Once upon a time, arsenic has been used widely for medicinal and other purposes. Now that we know how toxic it is, few people would voluntarily take it – except of course fans of homeopathy. In homeopathy, arsenic is an important and popular remedy.
Here is what HOMEOPATHY PLUS tell us about its therapeutic potential:
Arsenic is a toxic chemical element, historically used as a poison. It is safe to use with infants through to the elderly when prepared in homeopathic potencies. Those who need Arsenicum are prone to hypochondriasis and are intolerant of untidiness and disorder. They are anxious, critical, and restless, and dislike being alone but may be irritable with company. Restlessness may be followed by exhaustion which is out of proportion to their illness. They fear illness and disease, death, and being alone. Discharges tend to be acrid and burning. Burning pains paradoxically feel better for heat (except the headache which is better for cold applications). Thirst is for sips of warm drinks but cold drinks worsen. Symptoms worsen between midnight and 2 AM.
Colds and Hayfever
- Red, puffy, burning eyes that feel better for hot compresses.
- Watery, nasal discharge that burns and reddens the nostrils and lip.
- Frequent sneezing with no relief.
- Worsened by cold air or cold drinks.
- Rapid, difficult breathing, with wheezing (asthma).
- Coughs or wheezing worse for lying down and better for sitting upright.
- Burning, throbbing pain.
- Worsened by heat and relieved by cold applications or cool air (though rest of body will be chilly and rugged up).
- Eczema with burning, itching, dry skin.
- Thirst for frequent small sips of water.
- Burning stomach pains eased by drinking milk.
- Offensive, burning, scalding diarrhoea.
- A key remedy for food poisoning or gastroenteritis.
- Hot head and cold body.
- Chilly and want to be rugged up.
- Restless and anxious – insomnia between midnight and 2 AM
- Dreams of robbers
- Chilly, anxious pets.
- Itchy, dry skin eruptions in chilly, anxious animals.
Where do I find it?
Arsenicum album (Ars.) is available from our online store as a single remedy and is also included in the following Complexes (combination remedies): Anxiety; Common Cold – Watery; Hay Fever; Insomnia; Mouth Ulcer; Panic Stop; Sinus Pain; Winter Defence.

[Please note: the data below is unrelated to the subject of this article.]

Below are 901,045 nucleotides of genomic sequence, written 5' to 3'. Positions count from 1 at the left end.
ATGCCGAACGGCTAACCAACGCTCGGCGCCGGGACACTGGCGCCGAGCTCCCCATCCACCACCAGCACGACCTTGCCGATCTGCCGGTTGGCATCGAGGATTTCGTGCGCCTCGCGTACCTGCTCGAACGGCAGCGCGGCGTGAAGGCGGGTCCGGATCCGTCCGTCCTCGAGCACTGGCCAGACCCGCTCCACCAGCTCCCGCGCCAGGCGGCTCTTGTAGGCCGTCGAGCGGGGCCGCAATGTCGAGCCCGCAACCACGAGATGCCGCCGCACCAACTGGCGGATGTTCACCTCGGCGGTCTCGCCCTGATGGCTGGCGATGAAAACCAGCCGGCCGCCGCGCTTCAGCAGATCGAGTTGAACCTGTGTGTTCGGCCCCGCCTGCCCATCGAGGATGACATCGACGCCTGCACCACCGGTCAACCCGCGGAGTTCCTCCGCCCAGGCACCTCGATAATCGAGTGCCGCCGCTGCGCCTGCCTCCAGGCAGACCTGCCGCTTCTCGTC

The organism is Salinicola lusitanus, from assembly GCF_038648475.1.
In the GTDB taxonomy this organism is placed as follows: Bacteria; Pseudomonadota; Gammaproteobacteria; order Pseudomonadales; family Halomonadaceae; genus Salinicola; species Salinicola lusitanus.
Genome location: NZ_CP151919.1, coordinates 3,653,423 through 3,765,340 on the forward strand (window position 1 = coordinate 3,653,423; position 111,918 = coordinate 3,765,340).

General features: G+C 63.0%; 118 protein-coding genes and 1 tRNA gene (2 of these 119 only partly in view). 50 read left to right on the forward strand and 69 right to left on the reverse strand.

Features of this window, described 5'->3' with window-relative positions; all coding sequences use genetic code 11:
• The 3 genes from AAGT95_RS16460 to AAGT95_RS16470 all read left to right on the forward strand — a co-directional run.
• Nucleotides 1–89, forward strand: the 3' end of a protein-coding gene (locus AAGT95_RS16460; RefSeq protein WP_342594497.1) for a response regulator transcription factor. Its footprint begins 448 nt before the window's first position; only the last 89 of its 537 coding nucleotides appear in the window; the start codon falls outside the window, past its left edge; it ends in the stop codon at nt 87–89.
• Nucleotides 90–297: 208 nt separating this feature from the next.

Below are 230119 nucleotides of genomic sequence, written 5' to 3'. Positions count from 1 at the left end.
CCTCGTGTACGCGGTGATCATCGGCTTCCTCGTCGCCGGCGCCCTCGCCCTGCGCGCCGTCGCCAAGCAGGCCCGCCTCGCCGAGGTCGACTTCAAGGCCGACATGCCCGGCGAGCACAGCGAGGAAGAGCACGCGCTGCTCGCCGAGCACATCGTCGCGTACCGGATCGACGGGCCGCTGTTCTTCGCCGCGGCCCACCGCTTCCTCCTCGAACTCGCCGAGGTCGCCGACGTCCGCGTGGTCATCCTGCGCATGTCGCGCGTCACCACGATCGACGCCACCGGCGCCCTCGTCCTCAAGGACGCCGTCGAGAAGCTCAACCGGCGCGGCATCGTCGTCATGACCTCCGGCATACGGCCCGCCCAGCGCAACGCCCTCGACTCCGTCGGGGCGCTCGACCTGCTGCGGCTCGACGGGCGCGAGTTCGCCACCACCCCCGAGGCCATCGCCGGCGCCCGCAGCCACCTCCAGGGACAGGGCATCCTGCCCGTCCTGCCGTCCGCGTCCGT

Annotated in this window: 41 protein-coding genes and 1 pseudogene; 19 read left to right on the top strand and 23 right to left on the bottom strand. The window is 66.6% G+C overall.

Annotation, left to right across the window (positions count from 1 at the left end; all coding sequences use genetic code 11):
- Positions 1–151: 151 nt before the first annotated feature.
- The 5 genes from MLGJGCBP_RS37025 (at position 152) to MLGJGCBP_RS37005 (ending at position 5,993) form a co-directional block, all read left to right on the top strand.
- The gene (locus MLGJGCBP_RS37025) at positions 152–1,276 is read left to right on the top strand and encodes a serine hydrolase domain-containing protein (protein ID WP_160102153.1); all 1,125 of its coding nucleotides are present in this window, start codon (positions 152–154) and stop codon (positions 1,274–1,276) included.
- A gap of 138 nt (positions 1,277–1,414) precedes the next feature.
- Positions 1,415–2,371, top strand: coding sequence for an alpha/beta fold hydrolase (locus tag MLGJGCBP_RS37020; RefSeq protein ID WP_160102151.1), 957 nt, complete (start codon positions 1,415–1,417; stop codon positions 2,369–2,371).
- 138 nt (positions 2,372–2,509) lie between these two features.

While above self-limiting or acute complaints are suitable for home treatment, see your healthcare provider if symptoms worsen or fail to improve. Chronic or persistent complaints, which may or may not be mentioned above, require a different treatment and dosage protocol so are best managed by a qualified homeopath for good results.
For acute and self-limiting complaints, take one pill or five drops of the remedy every 30 minutes to 4 hours (30 minutes for intense symptoms, 4 hours for milder ones). Once an improvement is noticed, stop dosing and repeat the remedy only if symptoms return. If there is no improvement at all by three doses, choose a different remedy or seek professional guidance. Chronic symptoms or complaints require a course of professional treatment to manage the changes in potencies and remedies that will be required.
So, arsenic is safe to use with infants through to the elderly when prepared in homeopathic potencies!
True of false?
We recently discussed a case of homeopathic arsenic poisoning from India. Now a similar one has been reported from Switzerland. A Swiss doctor published a case report of chronic arsenic poisoning associated with the intake of a homeopathic remedy.
For about 4 years the patient had taken globules of a freely purchasable homeopathic remedy containing inorganic arsenic (iAs) diluted to D6 (average arsenic content per single globule: 0.85 ± 0.08 ng). She took the remedy because it was advertised for gastrointestinal confort. In the previous 7 months, she had taken 20 to 50 globules daily (average 30 ng arsenic daily).
She complained of nausea, stomach and abdominal cramps, diarrhoea and flatulence, headache, dizziness, anxiety, difficulty concentrating, insomnia, snoring, leg cramps and fatigue, loss of appetite, increased thirst and sweating, reduced diuresis, weight gain, paleness and coolness of both hands with a furry feeling of the hands, eczema of the hands, arms and legs, conjunctivitis and irregular menstruation.
The physical and laboratory examinations showed a body mass index of 30 kg/m2, acne vulgaris, bilateral spotted leukonychia, eczema of hands, arms and legs, non-pitting oedema of the legs, elevated plasma alkaline phosphatase activity, folate deficiency and severe vitamin D3 insufficiency. The arsenic concentration in her blood was <0.013 µmol/l, and arsenic was undetectable in her scalp hair. The total iAs concentration was 116 nmol/l in the morning urine and 47 nmol/l in the afternoon urine.
The urinary arsenic concentration decreased and the patient’s complaints improved upon interruption of the arsenic globules, vitamin D3, thiamine and folic acid supplementation, and symptomatic therapy.
The author concluded that an avoidable toxicant such as inorganic arsenic, for which no scientific safe dose threshold exists, should be avoided and not be found in over-the-counter medications.
The author rightly states that causality of this association cannot be proven. However, he also stresses that a causal link between chronic iAs exposure and the patient’s nonspecific systemic symptoms is nevertheless suggested by circumstantial evidence pointing to the disappearance of CAsI signs and symptoms after therapy including interruption of the exposure. In his (and my) view, this renders causality most likely.